"you'd have to be insane to use a module called Cache::Moustache, wouldn't you?"
Or to use anything by The Inkster. FAIL.
This module saves you 1-2 characters while typing in hash- and array-ref literals. It probably belongs in Acme::.
It's kind of like LWP::Simple, but with 141 non-core dependencies, including Acme::24. Why, God, why?!
If this kind of trivial silliness belongs on CPAN at all, it should be in Acme::.
Another Inkster turd, this one providing awkward syntax for an if-statement in a closure, with some weird RDF thing to obscure its prereqs. Do not want.
This claims to be "an awesome collection of syntax extensions." What a farce. It should really be put somewhere in Acme::.
I would just like to echo Ben Bullock's review of this module. It could have been useful, but it adds a bunch of garbage the user has to delete. It's a waste of time.
As the author of Pod::Server (not Perldoc::Server) says: "Why didn't Perl have anything like this? Well, apparently it did. If I had searched through CPAN, I might have found Pod::Webserver which does the same thing this module does. After more searching, I might have discovered Pod::POM::Web. And then just recently, Pod::Browser was uploaded to CPAN. (It's getting kinda crowded here.)" Except Pod::Webserver has 0 prereqs compared to Perldoc::Server's 115 (!). Your call.
While I haven't used it for a big project, this seems like a good web-stuff module, with generally sane syntax (though the page template language hasn't grown on me yet), and no sprawling dependency chain.
Two annoyances: (1) It "helpfully" forces strict and warnings on your code. This seems to be a popular thing to do these days, but it's obnoxious for an unrelated module to enforce coding practices, especially warnings.
(2) It "requires" 5.10.1 in the Makefile.PL, even though it passes all of its tests on 5.10.0.
WTF is this? I know Moose has beaucoup prereqs, and think some of the things in this bundle are even among them, but then it takes a detour to crazy-town and installs all kinds of unrelated modules. I suppose that it will work with any CPAN client, since it installs Moose, but it is really just a poor reimplementation of Bundle::CPAN.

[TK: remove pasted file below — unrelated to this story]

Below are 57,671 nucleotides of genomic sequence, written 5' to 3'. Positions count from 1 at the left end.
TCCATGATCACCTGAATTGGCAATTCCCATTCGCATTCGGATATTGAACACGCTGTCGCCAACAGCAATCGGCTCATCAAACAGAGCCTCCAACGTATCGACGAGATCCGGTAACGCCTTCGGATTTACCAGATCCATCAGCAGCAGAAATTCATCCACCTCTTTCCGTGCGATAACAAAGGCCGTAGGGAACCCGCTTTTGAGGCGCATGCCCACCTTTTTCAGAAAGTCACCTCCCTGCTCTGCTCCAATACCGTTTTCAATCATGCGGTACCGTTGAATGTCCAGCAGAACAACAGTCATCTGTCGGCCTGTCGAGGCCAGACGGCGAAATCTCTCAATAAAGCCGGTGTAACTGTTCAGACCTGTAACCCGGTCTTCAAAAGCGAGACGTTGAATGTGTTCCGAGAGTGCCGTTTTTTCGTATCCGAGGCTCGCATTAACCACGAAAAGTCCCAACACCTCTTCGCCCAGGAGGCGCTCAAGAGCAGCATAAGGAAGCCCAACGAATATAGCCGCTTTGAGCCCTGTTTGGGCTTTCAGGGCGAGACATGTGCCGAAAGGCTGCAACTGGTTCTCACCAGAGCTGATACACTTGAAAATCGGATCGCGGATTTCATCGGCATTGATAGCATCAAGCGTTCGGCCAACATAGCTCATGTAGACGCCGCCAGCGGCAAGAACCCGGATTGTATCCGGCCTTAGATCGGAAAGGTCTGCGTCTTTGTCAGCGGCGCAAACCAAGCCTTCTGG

Speaking as the author: (1) LOL; (2) you're welcome to write a VI interface to Sepia (there's already a readline-based shell, "sepl"); (3) or you can just use one of the 3-4 VI emulators that come with Emacs ;-).
Their homepage says: "As of July 2011, Mt. Gox handles over 80% of all Bitcoin trade."
This "fleece the libtards" operation has almost run its course. Note to suckers: it's not a currency; it's a speculative bubble.
It's kind of like the built-in open() function, but less useful. It also allows you to write "$argument->function(@other_arguments)" instead of function($argument, @other_arguments)" if that floats your boat.
There was no reason -- other than pathetic self-promotion -- to add a naive implementation of edit distance to CPAN. Don't use this.
Too bad the author doesn't know about <code>kill(0, $pid)</code> -- thanks to a pointless dependency on Proc::ProcessTable, this module fails to build on most platforms.
Docs are much better now -- it looks like this module is actually turning into something interesting and (perhaps) useful.
This module provides a single function: export the documentation of an emacs lisp file to a directory. That should be its interface. Instead, it provides a weirdo "OO" interface which is far more verbose than a simple "system '...'".
Trolls should at least be clever. This one isn't.
Great if you develop modules with optional dependencies, since you usually have them all installed. Just run "perl -Mblib -MTest::Without::Module=$whatever $test".
This module looks like it might achieve sliced-bread levels of cool, but for now it's pale and half baked. It looks like this mechanism hooks into the Perl parser to give some of the advantages of macros, but you'll have to study the C code (and know some perlguts) to figure out exactly what can be done.
For next release, would you mind adding a "motivation" section and/or some pointers into perlguts?
Simple, works as advertised, wish it were core. It's great for mapping in a huge chunk of text and screaming through it with a regex. I haven't benchmarked it, but this is almost certainly much faster than slurping a file when you need read-only access.
Just what the doctor ordered! I'd previously been frustrated by Mac::PropertyList's performance and used a hand-rolled SAX parser, but no longer. Thanks.
Awkward interface, O(n^2) performance where you don't expect it... Try to roll your own before using this module.
This is not a review, but a plea to module authors. Please don't require Module::Build (especially via the execrable Module::Build::Compat waiting in ambush in an innocent Makefile.PL) unless you absolutely must. While it may be helpful for complicated Makefiles, in many cases it is simply a reinvented wheel and an annoyance.